About Hansen & Miller – Transport Consultants

The South African economy post covid-19 is in the doldrums, unemployment is at record high levels and the South African carbon emissions are well above acceptable international levels. Traffic congestion and road crashes are a crippling economic burden.

It must be agreed that these are all serious problems. ‘Yes’, but look on the bright side, “any problem is an opportunity. The bigger the problem, the bigger the opportunity”. ( Vinod Khosla)

Future Transport Consultants, Hansen and Miller see this as a big opportunity for South Africa. They believe there is a synergy between these issues which can be addressed simultaneously. Therein lies the opportunity.

Hansen and Miller’s Patrick Hansen, a motor racing and transport engineer worked in South Africa during the 1970s. He won the 1978 Formula Ford championship with Mike Hoffman and travelled to England to engineer race cars for South Africa’s Basil Mann. For the next ten years he worked extensively in the U.K.’s motor manufacturing industry. With over fifty years’ experience in the industry, Patrick has a clear vision for the future of transport.

Patrick Hansen, a New Zealander, is in South Africa with a transport solution. A solution that will address South Africa’s economic, environmental and transport problems simultaneously. These problems are not unique to South Africa, they are global, therefore this represents a global opportunity.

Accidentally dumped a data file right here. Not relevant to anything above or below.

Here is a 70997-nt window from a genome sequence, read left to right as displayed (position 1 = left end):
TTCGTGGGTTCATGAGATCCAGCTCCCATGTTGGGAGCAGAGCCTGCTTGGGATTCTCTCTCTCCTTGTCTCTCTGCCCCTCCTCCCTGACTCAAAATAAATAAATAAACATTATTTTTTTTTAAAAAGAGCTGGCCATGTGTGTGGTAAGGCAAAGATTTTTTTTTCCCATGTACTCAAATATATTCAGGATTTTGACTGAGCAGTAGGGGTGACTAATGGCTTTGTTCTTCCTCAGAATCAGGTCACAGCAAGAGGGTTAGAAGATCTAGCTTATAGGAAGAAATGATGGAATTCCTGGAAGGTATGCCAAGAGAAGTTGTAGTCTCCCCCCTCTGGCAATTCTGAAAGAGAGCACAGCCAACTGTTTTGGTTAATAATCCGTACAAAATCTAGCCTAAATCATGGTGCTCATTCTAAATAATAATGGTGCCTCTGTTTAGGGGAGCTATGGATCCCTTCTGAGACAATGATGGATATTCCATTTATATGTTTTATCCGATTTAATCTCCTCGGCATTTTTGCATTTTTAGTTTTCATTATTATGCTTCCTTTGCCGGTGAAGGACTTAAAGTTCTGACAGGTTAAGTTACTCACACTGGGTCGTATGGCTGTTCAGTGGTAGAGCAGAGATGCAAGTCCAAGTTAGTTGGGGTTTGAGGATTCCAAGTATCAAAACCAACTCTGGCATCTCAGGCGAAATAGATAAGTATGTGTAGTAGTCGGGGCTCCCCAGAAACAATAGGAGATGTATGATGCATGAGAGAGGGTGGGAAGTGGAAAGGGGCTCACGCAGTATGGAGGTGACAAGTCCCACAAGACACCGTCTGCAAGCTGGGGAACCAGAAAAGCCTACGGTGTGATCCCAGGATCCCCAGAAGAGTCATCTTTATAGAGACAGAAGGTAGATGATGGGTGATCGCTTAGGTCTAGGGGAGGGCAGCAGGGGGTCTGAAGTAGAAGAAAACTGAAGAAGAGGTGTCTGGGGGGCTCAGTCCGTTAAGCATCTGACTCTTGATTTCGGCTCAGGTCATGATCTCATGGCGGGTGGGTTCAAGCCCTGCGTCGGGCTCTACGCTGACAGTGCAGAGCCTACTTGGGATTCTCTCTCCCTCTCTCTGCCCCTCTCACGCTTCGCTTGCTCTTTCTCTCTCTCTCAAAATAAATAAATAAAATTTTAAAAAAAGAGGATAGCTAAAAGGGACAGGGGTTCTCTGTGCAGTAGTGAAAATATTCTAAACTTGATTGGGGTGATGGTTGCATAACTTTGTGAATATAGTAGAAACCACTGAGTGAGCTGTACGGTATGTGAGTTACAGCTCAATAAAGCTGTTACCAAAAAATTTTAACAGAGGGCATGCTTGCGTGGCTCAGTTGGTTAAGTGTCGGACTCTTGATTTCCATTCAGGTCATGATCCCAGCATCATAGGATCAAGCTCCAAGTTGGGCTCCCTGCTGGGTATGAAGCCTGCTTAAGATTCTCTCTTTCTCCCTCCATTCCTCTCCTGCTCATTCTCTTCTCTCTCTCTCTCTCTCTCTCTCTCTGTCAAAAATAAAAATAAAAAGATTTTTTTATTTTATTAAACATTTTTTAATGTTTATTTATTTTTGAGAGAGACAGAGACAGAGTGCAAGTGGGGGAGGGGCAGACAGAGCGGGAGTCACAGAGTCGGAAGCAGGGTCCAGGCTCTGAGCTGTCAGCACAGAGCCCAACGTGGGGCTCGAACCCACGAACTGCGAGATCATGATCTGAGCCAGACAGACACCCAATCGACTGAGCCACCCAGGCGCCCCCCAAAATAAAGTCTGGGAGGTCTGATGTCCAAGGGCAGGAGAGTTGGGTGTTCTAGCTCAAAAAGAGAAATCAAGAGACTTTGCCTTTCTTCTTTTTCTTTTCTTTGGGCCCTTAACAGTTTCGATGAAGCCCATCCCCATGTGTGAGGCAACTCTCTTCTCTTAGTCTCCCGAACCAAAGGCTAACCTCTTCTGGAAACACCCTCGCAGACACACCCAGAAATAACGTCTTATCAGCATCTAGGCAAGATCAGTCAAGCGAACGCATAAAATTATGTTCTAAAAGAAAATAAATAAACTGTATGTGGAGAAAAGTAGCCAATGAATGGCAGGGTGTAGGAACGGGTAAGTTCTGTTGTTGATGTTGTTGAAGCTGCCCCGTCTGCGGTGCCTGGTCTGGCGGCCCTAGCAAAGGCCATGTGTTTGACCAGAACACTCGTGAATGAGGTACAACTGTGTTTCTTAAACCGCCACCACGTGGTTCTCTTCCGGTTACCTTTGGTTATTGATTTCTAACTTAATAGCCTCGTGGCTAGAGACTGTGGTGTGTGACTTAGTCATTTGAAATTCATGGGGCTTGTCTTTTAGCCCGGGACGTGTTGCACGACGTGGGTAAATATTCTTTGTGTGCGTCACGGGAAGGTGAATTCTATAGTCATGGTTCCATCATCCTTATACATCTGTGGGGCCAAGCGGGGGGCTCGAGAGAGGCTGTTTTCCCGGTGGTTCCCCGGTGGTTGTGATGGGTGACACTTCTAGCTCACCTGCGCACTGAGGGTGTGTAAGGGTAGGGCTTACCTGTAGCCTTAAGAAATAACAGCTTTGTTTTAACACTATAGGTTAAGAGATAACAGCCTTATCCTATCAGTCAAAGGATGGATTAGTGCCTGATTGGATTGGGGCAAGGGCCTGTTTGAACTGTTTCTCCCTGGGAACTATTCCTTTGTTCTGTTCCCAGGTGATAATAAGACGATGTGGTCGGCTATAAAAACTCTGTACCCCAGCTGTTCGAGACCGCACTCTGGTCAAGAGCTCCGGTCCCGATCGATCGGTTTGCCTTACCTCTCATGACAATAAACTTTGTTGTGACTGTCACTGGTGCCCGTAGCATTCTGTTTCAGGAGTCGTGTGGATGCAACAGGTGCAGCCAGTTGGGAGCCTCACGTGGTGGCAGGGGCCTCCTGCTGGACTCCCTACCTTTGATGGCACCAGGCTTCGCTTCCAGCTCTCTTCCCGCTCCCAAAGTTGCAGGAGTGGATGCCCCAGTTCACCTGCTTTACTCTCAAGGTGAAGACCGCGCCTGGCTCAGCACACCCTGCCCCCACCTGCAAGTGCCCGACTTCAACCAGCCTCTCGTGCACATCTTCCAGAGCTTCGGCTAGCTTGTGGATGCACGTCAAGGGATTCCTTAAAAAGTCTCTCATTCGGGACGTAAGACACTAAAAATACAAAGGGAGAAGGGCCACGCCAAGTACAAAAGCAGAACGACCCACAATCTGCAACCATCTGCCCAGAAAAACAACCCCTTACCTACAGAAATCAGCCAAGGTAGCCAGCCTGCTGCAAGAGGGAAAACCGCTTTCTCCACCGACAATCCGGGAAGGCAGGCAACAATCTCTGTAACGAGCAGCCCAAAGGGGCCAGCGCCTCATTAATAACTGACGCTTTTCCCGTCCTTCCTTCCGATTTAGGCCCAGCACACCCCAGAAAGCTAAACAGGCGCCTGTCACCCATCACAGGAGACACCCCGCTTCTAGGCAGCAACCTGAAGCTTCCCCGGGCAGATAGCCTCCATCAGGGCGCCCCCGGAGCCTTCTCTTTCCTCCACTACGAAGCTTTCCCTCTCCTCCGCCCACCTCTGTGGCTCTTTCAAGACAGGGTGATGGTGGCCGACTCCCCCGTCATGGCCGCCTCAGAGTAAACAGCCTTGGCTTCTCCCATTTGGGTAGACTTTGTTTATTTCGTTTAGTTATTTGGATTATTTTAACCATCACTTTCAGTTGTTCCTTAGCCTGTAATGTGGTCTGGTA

Nowhere in the world has a viable solution been found to tackle these problems. The world is being sold down the river believing that electric cars are the solution. You do not have to be a rocket scientist to realise that electric cars are just cars. They will not solve the congestion or accident problems and the environmental advantages are dubious to say the least.

In South Africa where the majority of electricity is generated by burning fossil fuels it would be a case of out of the frying pan into the fire.

A significant reduction in carbon emissions from the transport sector is called for to overcome the threat of more frequent environmental disasters. If any country is seriously interested in combatting climate change there are some realities that will need to be faced up to.

How much environmental damage is caused by transport? It is not just tailpipe emissions from cars. It needs to be understood that these problems run far deeper than that.

The cycle of making cars starts with raw materials being extracted from the ground, refined, transported and manufactured into the thousands of components required to produce the car. This process will produce the same amount of carbon emissions as the car will during its driven life. Disposing of the car will contribute even more.

If the electricity used to charge cars comes from the burning of fossil fuels, it doesn’t matter if electric cars are not polluting while being driven, as this pollution has already been released in some distant power plant.

The opportunity to significantly reduce transport’s contribution to global warming and climate change is being presented by Hansen and Miller.